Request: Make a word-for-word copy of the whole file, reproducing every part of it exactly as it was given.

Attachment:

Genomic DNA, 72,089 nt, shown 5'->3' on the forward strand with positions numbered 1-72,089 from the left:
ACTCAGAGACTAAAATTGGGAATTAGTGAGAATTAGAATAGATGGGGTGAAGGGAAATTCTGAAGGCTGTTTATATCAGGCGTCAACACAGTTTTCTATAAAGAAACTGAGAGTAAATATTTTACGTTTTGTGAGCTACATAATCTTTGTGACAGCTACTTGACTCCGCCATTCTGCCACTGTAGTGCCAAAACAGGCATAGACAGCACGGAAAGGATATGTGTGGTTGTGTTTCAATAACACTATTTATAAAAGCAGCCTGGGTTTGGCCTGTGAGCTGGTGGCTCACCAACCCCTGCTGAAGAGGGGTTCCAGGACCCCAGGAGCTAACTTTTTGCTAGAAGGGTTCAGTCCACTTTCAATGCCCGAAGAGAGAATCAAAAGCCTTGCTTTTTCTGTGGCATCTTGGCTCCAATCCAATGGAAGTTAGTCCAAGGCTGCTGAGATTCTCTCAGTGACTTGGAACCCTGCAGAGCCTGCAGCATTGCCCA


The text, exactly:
Genomic DNA, 72,089 nt, shown 5'->3' on the forward strand with positions numbered 1-72,089 from the left:
ACTCAGAGACTAAAATTGGGAATTAGTGAGAATTAGAATAGATGGGGTGAAGGGAAATTCTGAAGGCTGTTTATATCAGGCGTCAACACAGTTTTCTATAAAGAAACTGAGAGTAAATATTTTACGTTTTGTGAGCTACATAATCTTTGTGACAGCTACTTGACTCCGCCATTCTGCCACTGTAGTGCCAAAACAGGCATAGACAGCACGGAAAGGATATGTGTGGTTGTGTTTCAATAACACTATTTATAAAAGCAGCCTGGGTTTGGCCTGTGAGCTGGTGGCTCACCAACCCCTGCTGAAGAGGGGTTCCAGGACCCCAGGAGCTAACTTTTTGCTAGAAGGGTTCAGTCCACTTTCAATGCCCGAAGAGAGAATCAAAAGCCTTGCTTTTTCTGTGGCATCTTGGCTCCAATCCAATGGAAGTTAGTCCAAGGCTGCTGAGATTCTCTCAGTGACTTGGAACCCTGCAGAGCCTGCAGCATTGCCCA